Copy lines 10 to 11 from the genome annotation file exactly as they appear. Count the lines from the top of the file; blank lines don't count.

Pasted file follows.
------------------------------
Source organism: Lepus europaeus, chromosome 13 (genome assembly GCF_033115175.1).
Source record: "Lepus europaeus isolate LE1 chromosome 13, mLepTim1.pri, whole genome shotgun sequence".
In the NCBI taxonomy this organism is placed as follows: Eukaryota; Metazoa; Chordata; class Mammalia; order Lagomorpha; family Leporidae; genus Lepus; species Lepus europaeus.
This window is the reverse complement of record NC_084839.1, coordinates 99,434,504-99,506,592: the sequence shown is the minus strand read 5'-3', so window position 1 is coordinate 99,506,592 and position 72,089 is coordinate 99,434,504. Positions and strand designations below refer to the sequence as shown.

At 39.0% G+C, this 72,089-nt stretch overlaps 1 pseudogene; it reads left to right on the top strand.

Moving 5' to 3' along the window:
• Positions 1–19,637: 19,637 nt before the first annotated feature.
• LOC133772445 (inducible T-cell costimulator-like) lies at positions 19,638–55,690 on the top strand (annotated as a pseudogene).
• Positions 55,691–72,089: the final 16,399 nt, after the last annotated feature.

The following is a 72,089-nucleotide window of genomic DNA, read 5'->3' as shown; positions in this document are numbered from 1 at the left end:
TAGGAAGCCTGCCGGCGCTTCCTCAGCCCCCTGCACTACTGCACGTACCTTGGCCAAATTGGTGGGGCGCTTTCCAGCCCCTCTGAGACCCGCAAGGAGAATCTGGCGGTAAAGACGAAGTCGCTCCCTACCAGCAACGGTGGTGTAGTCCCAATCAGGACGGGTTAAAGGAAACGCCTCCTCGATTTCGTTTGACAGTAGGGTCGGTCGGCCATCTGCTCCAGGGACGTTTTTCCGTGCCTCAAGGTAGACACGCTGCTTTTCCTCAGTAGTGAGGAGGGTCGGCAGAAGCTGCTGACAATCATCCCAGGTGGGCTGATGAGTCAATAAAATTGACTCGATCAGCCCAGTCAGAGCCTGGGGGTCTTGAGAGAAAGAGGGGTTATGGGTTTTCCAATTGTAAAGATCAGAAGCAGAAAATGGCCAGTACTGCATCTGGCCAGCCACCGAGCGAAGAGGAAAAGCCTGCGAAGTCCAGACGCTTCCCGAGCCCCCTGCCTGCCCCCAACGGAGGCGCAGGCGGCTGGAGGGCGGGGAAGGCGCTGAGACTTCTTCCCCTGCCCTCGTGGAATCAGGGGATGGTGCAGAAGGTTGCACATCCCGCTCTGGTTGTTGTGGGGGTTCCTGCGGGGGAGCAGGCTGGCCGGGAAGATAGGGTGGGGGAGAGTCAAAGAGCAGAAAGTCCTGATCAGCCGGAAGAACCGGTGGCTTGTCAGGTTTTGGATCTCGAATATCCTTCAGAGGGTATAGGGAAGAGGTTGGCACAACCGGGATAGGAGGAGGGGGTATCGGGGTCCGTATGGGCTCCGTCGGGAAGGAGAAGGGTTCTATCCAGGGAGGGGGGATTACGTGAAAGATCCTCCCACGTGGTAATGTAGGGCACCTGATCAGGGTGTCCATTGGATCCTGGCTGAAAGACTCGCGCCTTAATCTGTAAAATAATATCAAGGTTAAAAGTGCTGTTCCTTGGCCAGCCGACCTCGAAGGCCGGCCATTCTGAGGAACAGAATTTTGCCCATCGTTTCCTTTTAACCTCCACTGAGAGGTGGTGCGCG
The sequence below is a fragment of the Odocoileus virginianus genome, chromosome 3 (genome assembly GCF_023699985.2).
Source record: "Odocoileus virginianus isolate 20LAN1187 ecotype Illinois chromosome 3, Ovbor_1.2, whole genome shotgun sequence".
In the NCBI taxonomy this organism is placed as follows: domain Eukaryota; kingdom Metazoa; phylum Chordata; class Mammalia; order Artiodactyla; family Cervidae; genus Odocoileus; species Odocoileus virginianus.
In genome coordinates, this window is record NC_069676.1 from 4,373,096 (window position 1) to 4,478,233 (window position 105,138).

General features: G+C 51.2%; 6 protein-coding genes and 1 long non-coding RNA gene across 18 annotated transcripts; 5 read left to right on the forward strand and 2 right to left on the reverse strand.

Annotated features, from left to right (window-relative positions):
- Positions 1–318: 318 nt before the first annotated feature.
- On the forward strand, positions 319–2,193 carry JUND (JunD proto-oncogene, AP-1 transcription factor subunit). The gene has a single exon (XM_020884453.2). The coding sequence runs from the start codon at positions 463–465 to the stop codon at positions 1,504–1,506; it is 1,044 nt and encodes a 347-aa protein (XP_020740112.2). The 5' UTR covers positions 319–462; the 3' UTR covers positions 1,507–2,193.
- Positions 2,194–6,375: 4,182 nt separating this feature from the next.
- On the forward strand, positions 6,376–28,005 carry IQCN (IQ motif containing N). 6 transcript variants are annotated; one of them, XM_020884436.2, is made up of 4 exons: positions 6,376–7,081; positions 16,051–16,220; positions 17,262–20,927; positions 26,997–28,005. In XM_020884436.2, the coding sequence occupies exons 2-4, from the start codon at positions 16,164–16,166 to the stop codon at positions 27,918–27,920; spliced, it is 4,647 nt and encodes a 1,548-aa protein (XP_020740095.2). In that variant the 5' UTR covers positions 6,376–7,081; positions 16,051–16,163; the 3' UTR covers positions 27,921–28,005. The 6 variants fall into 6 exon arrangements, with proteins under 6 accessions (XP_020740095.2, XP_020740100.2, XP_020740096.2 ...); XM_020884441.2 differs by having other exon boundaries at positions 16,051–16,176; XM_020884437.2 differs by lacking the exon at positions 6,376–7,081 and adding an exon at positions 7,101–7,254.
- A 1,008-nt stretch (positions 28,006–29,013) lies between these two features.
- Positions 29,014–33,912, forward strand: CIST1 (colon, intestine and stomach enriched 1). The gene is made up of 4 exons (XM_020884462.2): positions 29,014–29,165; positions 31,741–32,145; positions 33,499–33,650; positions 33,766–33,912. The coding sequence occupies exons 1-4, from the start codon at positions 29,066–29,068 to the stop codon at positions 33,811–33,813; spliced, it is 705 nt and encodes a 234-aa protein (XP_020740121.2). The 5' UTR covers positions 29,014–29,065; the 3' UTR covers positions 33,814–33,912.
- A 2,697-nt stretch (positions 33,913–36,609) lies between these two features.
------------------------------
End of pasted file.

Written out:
The following is a 72,089-nucleotide window of genomic DNA, read 5'->3' as shown; positions in this document are numbered from 1 at the left end:
TAGGAAGCCTGCCGGCGCTTCCTCAGCCCCCTGCACTACTGCACGTACCTTGGCCAAATTGGTGGGGCGCTTTCCAGCCCCTCTGAGACCCGCAAGGAGAATCTGGCGGTAAAGACGAAGTCGCTCCCTACCAGCAACGGTGGTGTAGTCCCAATCAGGACGGGTTAAAGGAAACGCCTCCTCGATTTCGTTTGACAGTAGGGTCGGTCGGCCATCTGCTCCAGGGACGTTTTTCCGTGCCTCAAGGTAGACACGCTGCTTTTCCTCAGTAGTGAGGAGGGTCGGCAGAAGCTGCTGACAATCATCCCAGGTGGGCTGATGAGTCAATAAAATTGACTCGATCAGCCCAGTCAGAGCCTGGGGGTCTTGAGAGAAAGAGGGGTTATGGGTTTTCCAATTGTAAAGATCAGAAGCAGAAAATGGCCAGTACTGCATCTGGCCAGCCACCGAGCGAAGAGGAAAAGCCTGCGAAGTCCAGACGCTTCCCGAGCCCCCTGCCTGCCCCCAACGGAGGCGCAGGCGGCTGGAGGGCGGGGAAGGCGCTGAGACTTCTTCCCCTGCCCTCGTGGAATCAGGGGATGGTGCAGAAGGTTGCACATCCCGCTCTGGTTGTTGTGGGGGTTCCTGCGGGGGAGCAGGCTGGCCGGGAAGATAGGGTGGGGGAGAGTCAAAGAGCAGAAAGTCCTGATCAGCCGGAAGAACCGGTGGCTTGTCAGGTTTTGGATCTCGAATATCCTTCAGAGGGTATAGGGAAGAGGTTGGCACAACCGGGATAGGAGGAGGGGGTATCGGGGTCCGTATGGGCTCCGTCGGGAAGGAGAAGGGTTCTATCCAGGGAGGGGGGATTACGTGAAAGATCCTCCCACGTGGTAATGTAGGGCACCTGATCAGGGTGTCCATTGGATCCTGGCTGAAAGACTCGCGCCTTAATCTGTAAAATAATATCAAGGTTAAAAGTGCTGTTCCTTGGCCAGCCGACCTCGAAGGCCGGCCATTCTGAGGAACAGAATTTTGCCCATCGTTTCCTTTTAACCTCCACTGAGAGGTGGTGCGCG